Beware the Down Side Of Energy Drinks

by Dawn Hall-James, Behavioral Health Services Community Educator
at Hunt Regional Medical Center, and 2011 DFG Board President.

Energy drinks continue to be a booming business even though their safety is questionable. They're banned in several countries including Italy, Norway and Sweden, but in the United States these drinks are marketed to our youth. Names such as Full Throttle, Rock Star, Red Bull, and Monster draw teens to use them. They were initially developed to give an extra boost of energy. However, they have become the beverage of choice for many teens and adults who substitute mostly caffeine infused flavored water for a good night’s sleep.

The Journal of the American Academy of Pediatrics released a study of caffeine infused drinks and their effect on adolescents. It showed adolescents’ intake of caffeinated drinks, their use of nighttime media-related technology and sleep patterns and behaviors.

Teenagers getting the necessary eight or more hours of sleep on school nights were able to function more than twice as well as their peers getting by on less sleep. At least one-third of all teenagers reported falling asleep during school and caffeine consumption tended to be 76 percent higher by those not able to stay awake during classes. The conclusion of the study indicated that many adolescents using multiple forms of technology late into the night – computers, television, cell phones, gaming consoles and PDAs – also consumed high amounts of caffeinated beverages.

Some teens consume one to eight energy drinks a day which can be especially harmful to the still developing teen brain. An eight ounce cup of coffee averages 85 milligrams of caffeine while one energy drink has up to 500 milligrams. Large amounts of caffeine can be very harmful when taken in large quantities or when mixed with alcohol. Caffeine is addictive and a stimulant with health risks including anxiety, heart palpitations, irritability, difficulty sleeping, and indigestion. Depending on the individual, small or large doses may cause a person to be jittery or irritable. Caffeine is also a diuretic, causing the kidneys to remove extra fluid from the body. Often teens do not realize that the energy drinks also contain extreme amounts of vitamins and herbs which can further increase heart rates. Extreme amounts of caffeine can can cause serious heart problems and even death.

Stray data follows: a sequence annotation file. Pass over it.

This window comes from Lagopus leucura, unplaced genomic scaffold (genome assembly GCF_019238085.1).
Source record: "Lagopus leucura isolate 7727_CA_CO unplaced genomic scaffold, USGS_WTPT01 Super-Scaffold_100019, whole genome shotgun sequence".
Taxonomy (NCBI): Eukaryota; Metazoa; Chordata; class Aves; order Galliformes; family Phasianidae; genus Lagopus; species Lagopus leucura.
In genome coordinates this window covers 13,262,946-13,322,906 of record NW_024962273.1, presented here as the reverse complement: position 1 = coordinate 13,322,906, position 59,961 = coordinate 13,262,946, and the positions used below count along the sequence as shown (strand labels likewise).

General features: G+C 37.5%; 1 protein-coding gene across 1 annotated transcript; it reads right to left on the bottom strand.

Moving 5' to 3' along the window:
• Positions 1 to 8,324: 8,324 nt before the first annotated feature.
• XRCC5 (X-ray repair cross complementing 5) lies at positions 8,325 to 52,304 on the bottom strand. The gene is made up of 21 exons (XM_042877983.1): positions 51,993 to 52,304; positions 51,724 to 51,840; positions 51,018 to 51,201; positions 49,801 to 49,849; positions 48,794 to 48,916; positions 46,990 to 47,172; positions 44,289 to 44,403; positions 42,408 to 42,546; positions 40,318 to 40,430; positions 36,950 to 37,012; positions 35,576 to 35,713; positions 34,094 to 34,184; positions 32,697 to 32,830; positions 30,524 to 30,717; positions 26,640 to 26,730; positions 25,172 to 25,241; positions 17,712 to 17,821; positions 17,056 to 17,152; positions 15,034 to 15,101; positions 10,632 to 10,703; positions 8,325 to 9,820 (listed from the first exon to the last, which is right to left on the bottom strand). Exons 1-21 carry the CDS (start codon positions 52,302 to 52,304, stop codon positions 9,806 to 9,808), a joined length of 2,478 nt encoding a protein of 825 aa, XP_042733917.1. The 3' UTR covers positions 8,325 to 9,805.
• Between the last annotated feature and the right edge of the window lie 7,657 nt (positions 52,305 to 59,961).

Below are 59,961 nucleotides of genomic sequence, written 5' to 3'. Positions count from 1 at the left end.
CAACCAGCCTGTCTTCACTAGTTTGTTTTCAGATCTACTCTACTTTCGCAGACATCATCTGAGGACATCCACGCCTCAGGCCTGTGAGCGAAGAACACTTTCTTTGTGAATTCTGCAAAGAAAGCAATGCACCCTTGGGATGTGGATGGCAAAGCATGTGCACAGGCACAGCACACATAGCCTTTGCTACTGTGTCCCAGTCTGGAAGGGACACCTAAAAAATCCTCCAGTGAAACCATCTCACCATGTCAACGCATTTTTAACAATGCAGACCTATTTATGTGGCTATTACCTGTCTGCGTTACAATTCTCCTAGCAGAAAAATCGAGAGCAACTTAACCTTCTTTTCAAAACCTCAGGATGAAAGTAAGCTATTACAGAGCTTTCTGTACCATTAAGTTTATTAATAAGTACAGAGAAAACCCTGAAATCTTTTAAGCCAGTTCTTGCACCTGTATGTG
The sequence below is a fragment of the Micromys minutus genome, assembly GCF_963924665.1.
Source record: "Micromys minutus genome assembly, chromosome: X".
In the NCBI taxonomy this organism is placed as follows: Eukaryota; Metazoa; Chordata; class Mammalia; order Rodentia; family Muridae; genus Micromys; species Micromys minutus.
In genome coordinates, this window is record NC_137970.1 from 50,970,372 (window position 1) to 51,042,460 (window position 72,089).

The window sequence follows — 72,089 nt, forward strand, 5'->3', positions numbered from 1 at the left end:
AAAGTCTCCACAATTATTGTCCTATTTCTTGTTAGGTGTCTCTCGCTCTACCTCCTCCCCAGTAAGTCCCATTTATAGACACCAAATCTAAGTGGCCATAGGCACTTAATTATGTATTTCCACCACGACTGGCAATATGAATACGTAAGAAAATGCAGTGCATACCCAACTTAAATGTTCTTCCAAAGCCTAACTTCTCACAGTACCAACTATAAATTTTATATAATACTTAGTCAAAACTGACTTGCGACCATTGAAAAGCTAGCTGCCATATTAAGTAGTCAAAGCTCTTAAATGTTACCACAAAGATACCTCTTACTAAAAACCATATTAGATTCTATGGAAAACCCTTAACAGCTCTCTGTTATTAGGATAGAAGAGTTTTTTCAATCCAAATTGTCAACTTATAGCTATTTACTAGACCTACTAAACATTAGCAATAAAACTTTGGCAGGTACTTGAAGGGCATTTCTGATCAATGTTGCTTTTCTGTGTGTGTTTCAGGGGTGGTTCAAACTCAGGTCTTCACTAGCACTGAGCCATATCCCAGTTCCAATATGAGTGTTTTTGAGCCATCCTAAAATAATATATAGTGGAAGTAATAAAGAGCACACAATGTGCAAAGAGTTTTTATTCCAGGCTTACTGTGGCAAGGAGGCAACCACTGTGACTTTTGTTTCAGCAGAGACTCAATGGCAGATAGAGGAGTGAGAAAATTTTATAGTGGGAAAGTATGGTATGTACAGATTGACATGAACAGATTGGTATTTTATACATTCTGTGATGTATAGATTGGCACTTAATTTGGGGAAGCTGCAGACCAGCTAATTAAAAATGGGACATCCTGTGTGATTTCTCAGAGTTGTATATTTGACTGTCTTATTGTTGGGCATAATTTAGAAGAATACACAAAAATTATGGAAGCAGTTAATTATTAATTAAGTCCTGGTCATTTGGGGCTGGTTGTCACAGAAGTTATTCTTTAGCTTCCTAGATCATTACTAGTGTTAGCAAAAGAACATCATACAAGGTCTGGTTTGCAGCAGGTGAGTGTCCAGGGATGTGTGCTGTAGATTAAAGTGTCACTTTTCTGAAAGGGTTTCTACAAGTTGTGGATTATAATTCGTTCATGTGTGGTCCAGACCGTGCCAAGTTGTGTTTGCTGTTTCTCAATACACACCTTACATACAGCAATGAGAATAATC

Highly caffeinated drinks such as coffee and tea are often sipped at a slower pace than energy drinks. Teens tend to drink energy drinks quickly and more of them. Energy drinks do not always list the amount of caffeine on the packaging so you could be unaware of how much you are consuming. Drinking two or more of these high powered energy drinks can lead to what researchers are calling caffeine intoxication, which causes similar symptoms to alcohol intoxication. Nervousness, excitement, disorientation, impaired judgment, muscle spasms and hallucinations can all be symptoms of consuming too much caffeine. The anxiety associated with high amounts of caffeine can also lead to a variety of problems that could require medical attention.

Researchers have warned that teenagers who drink large quantities of energy drinks are more likely to engage in risky and violent behavior. Kids who are heavily into drinking energy drinks are more likely to be the ones who are inclined toward taking risks. In a study published in the Journal of American College Health a collection of behaviors known as "toxic jock syndrome" is correlated with high consumption of energy drinks. Toxic jock syndrome includes symptoms such as substance abuse, unprotected sex and violence.

Even though many schools no longer sell sodas or other caffeinated beverages on campus they are readily available at nearby convenience stores, grocery stores or fast food places. Energy drinks may help you feel energized, but you might think twice about the dangers before you or your kids take another sip.

 

 


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